2017 MLB Breakout Candidates

Over the course of the next 15 days, all 30 MLB teams will be making their annual migration to either Florida or Arizona for 2017 Spring Training. With the first tune-up game just two weeks away, now is the time for speculation.

Remember what Gary Sanchez did last season? What about Jonathan Villar? Okay, so it’s not likely that a rookie explodes onto the big-league scene the way Sanchez did last season, but by October the MLB will be home to a brand-new set of household names. Below are a few guys that could end up in that category:

Catcher

Tom Murphy (COL) Quite frankly, the catcher position is lame. If not for the downright asinine numbers that Gary Sanchez posted in the second half of the season, the position would have been forgotten. Enter Tom Murphy. Before you screech, yes, Mr. Murphy only took to the batter’s box 49 times in 2016. What makes pundits salivate over the Rockies backstop is his power. There is no better home for a power hitter than Coors Field and Murphy has hit over 32 homers per 162 games in his career, including both the majors and minors. Murphy won’t match Sanchez’s pace of a long ball ever 2.65 games, but if he gets a shot at being the full-time catcher for Colorado, it’s reasonable to believe that 25 home runs is well within reach for him in 2017.

First Base

Greg Bird (NYY) 39 home runs and 109 runs batted in; that’s what Greg Bird’s stat line would’ve looked like in 2015 had he played 162 games in Yankee pinstripes. Bird was in line to snatch the first base job out of the hands of Mark Teixeira in 2016. That was before a shoulder injury kept Bird off the diamond for the entire 2016 season. The slew of new arrivals in the Bronx in 2016, spearheaded by the otherworldly Gary Sanchez, made it easy to somewhat forget about Bird. It won’t be long before the baseball world is reminded of him. His swing is perfectly built for the friendly confines of Yankee Stadium, which should make Bird a major power threat for years to come.

Second Base

Jonathan Schoop (BAL)Schoop represents the player on this list who I’m most uncertain about. One thing that I cannot stand when it comes to Schoop is that he evidently went to the Adam Jones school of plate discipline. That being said, Schoop is just 25 and fits right in as yet another power bat in the Orioles’ lineup. One thing he’ll have to improve on is his second-half numbers. He fell off big time last season after heading into the All-Star Break with his average up over .300. I see him taking a big step forward in the 2017 season, becoming a solid contributor for a full 162 game season.

Third Base

Alex Bregman (HOU) For many baseball fans, the lasting image of Alex Bregman’s rookie season was his horrific start (1-22 at the plate in July). What many fans don’t remember is that after his nightmare month of July was over, he started to get the bat going. He hit eight long balls in the season’s final two months, and added an impressive .323 average in September. There is no shortage of talent, and young talent at that, in the Astros’ lineup. After a humbling start to his big league career, Bregman flashed the potential that made him MLB.com’s former number one prospect. Look for the young infielder to build on his 2016 finish.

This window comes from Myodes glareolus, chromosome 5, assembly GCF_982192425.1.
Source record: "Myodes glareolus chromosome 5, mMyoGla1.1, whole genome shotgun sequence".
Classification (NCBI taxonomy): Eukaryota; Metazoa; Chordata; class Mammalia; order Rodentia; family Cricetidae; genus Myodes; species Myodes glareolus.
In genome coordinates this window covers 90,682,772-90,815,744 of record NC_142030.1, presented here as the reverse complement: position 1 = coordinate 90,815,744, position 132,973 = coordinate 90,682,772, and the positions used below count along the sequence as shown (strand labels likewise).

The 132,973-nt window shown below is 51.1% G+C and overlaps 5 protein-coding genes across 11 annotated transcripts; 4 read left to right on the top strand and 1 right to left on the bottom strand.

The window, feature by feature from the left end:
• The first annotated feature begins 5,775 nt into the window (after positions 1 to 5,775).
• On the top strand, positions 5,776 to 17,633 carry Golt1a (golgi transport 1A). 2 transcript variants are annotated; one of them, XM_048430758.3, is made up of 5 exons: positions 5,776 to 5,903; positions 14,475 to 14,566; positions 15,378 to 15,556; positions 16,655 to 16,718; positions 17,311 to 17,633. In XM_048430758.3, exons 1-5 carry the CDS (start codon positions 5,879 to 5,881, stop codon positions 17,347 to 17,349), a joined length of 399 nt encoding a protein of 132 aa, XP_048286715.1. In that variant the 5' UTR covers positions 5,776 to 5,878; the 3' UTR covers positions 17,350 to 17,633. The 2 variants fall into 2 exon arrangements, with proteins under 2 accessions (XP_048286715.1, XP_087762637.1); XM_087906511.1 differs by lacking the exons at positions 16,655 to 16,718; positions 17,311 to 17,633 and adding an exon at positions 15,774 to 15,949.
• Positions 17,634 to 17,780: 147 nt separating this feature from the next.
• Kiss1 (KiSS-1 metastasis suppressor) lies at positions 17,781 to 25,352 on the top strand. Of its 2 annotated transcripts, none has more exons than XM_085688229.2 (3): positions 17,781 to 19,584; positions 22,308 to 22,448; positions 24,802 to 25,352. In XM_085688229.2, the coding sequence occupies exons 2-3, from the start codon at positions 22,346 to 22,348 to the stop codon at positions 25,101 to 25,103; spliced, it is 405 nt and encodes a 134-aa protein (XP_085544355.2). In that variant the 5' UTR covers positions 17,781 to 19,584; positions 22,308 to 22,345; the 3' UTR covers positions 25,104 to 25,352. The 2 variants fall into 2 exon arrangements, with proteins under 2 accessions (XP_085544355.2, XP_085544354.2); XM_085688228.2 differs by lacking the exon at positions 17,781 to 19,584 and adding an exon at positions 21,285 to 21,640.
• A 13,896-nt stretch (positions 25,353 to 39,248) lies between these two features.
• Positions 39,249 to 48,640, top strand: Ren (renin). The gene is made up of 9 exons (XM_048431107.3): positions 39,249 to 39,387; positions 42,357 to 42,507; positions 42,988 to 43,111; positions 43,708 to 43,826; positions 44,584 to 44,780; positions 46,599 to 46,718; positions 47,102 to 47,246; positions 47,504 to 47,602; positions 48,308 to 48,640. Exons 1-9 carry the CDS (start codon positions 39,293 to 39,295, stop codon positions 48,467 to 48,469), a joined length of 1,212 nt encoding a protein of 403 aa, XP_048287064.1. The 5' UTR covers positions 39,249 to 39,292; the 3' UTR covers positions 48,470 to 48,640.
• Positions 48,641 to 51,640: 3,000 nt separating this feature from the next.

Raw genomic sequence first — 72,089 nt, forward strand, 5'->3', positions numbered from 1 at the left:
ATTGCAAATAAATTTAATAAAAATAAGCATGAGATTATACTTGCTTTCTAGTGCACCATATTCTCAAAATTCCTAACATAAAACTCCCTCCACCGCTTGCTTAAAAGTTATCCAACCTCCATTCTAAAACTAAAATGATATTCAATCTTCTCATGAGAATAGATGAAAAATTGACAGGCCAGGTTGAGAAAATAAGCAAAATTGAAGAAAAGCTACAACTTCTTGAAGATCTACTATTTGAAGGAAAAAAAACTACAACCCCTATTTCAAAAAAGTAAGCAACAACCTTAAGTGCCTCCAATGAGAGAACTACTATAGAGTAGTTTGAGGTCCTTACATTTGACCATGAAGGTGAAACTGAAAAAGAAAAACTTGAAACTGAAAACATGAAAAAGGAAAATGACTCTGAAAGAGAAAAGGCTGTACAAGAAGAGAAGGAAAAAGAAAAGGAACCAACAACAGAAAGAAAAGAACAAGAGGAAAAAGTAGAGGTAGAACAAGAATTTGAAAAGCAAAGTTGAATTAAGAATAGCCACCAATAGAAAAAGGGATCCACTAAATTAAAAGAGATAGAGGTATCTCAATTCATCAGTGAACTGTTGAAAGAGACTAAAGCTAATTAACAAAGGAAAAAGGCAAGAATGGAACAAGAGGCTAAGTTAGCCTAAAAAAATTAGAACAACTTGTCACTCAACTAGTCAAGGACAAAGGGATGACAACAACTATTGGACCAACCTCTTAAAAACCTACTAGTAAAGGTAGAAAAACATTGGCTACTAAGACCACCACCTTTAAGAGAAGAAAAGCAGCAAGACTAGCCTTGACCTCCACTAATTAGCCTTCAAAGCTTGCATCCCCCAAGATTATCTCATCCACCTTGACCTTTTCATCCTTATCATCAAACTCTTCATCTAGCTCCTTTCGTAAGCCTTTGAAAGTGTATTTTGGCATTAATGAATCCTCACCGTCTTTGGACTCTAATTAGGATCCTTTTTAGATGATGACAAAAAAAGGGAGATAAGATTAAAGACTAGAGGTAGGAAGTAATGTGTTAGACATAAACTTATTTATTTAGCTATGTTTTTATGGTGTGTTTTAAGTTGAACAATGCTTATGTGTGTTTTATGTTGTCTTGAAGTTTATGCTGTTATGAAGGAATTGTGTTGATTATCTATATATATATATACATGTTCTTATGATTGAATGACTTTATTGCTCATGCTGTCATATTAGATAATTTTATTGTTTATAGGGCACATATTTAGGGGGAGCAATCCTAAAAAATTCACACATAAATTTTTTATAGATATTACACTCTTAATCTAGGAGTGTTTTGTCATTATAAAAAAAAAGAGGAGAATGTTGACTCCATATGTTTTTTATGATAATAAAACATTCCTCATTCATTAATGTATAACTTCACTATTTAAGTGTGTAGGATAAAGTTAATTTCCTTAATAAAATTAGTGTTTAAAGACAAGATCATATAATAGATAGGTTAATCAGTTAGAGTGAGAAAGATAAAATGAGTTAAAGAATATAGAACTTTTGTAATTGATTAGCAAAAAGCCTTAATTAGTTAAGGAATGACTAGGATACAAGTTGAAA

Shortstop

José Peraza (CIN)A well-kept secret in 2016, José Peraza was one of the best players in the MLB without a position. Peraza logged time at just about every position for the Reds last season, with shortstop being his most common home. I know what you’re thinking…if the guy’s not good enough to play every day on a team like the Reds, how good could he really be? In Peraza’s case, the answer is really good. In just 72 games last season, the speedy 21-year-old hit .324 while also swiping 21 bags. If Peraza can find his way onto the field for a significant amount of games, he could bring even more speed to an already swift lineup.

Outfield

Hunter Renfroe (SD)The easy pick here would have been to go with Red Sox stud Andrew Benintendi. I went with the tougher choice in Renfroe. When this dude got to the majors in September 2016, all he did was become the first player to hit a home run that landed on top of the Western Metal Supply Company building during a game. It won’t be the last home run that he blasts out of Petco Park either. Although his top trait is his power (36 HRs in 154 AAA games), his career average still hovers around the .280 mark. His teammate Wil Myers turned in a breakout 2016 campaign, and Renfroe will look to follow suit in 2017.

Starting Pitcher

Ivan Nova (PIT)At this point, the ability of Pirates pitching coach Ray Searage to get the most out of his guys cannot be overstated. Once he took Nova under his wing in the 2016 season, the 23-year-old starting seeing results. Of course, moving from Yankee Stadium to PNC Park helped a bit as well, but as a Pirate, Nova was 5-2 with an ERA of 3.06. One knock on Nova is that he doesn’t feature a scorching fastball or any trait that has the “wow” factor. He’s not a pitcher that will blow hitters away, but his finesse-centered approach is something that could suit him very well in the ‘Burgh.

Relief Pitcher

Edwin Diaz (SEA)If you’re not familiar with baseball out west, you may be drawing a blank when it comes to Edwin Diaz. You won’t be after the 2017 season. Initially moved into the bullpen to add a young arm, the Mariners viewed Diaz as a starter heading into the 2016 season. However, when Steve Cishek began to flounder in the closers’ role, the M’s decided to give Diaz a shot at it. He fit it perfectly. With an electric fastball that touches 100 MPH, partnered with a solid slider, he has all the tools a solid closer needs. Look for him to lock down plenty of games for Seattle this season, and do it in style.

Photo Credit: Houston Chronicle

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